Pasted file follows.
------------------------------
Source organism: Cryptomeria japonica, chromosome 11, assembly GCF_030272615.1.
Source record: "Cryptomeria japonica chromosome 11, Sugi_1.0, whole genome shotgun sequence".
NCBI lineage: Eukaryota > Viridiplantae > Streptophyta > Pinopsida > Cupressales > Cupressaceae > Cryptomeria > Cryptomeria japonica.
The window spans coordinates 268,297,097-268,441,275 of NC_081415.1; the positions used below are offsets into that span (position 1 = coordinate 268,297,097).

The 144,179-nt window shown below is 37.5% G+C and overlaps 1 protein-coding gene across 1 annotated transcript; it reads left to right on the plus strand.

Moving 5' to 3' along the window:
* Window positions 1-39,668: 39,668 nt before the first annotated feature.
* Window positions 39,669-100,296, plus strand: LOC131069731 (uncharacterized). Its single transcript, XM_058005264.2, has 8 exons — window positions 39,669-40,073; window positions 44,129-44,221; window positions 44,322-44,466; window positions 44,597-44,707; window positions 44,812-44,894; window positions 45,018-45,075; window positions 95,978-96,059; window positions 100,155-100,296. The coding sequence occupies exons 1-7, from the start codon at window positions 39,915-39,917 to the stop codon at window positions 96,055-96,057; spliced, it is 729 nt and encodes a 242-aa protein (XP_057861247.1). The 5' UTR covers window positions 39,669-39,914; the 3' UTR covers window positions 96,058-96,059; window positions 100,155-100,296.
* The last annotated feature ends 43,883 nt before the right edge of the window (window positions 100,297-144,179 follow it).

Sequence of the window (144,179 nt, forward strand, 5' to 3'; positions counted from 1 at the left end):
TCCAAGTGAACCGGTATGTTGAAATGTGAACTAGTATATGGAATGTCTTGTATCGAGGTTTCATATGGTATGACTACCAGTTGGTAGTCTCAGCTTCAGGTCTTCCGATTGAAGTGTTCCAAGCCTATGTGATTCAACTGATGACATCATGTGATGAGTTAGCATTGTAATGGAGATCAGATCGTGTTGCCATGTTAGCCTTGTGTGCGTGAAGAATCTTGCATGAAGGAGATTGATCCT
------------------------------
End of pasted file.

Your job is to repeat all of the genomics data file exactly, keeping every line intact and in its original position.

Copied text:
Source organism: Cryptomeria japonica, chromosome 11, assembly GCF_030272615.1.
Source record: "Cryptomeria japonica chromosome 11, Sugi_1.0, whole genome shotgun sequence".
NCBI lineage: Eukaryota > Viridiplantae > Streptophyta > Pinopsida > Cupressales > Cupressaceae > Cryptomeria > Cryptomeria japonica.
The window spans coordinates 268,297,097-268,441,275 of NC_081415.1; the positions used below are offsets into that span (position 1 = coordinate 268,297,097).

The 144,179-nt window shown below is 37.5% G+C and overlaps 1 protein-coding gene across 1 annotated transcript; it reads left to right on the plus strand.

Moving 5' to 3' along the window:
* Window positions 1-39,668: 39,668 nt before the first annotated feature.
* Window positions 39,669-100,296, plus strand: LOC131069731 (uncharacterized). Its single transcript, XM_058005264.2, has 8 exons — window positions 39,669-40,073; window positions 44,129-44,221; window positions 44,322-44,466; window positions 44,597-44,707; window positions 44,812-44,894; window positions 45,018-45,075; window positions 95,978-96,059; window positions 100,155-100,296. The coding sequence occupies exons 1-7, from the start codon at window positions 39,915-39,917 to the stop codon at window positions 96,055-96,057; spliced, it is 729 nt and encodes a 242-aa protein (XP_057861247.1). The 5' UTR covers window positions 39,669-39,914; the 3' UTR covers window positions 96,058-96,059; window positions 100,155-100,296.
* The last annotated feature ends 43,883 nt before the right edge of the window (window positions 100,297-144,179 follow it).

Sequence of the window (144,179 nt, forward strand, 5' to 3'; positions counted from 1 at the left end):
TCCAAGTGAACCGGTATGTTGAAATGTGAACTAGTATATGGAATGTCTTGTATCGAGGTTTCATATGGTATGACTACCAGTTGGTAGTCTCAGCTTCAGGTCTTCCGATTGAAGTGTTCCAAGCCTATGTGATTCAACTGATGACATCATGTGATGAGTTAGCATTGTAATGGAGATCAGATCGTGTTGCCATGTTAGCCTTGTGTGCGTGAAGAATCTTGCATGAAGGAGATTGATCCT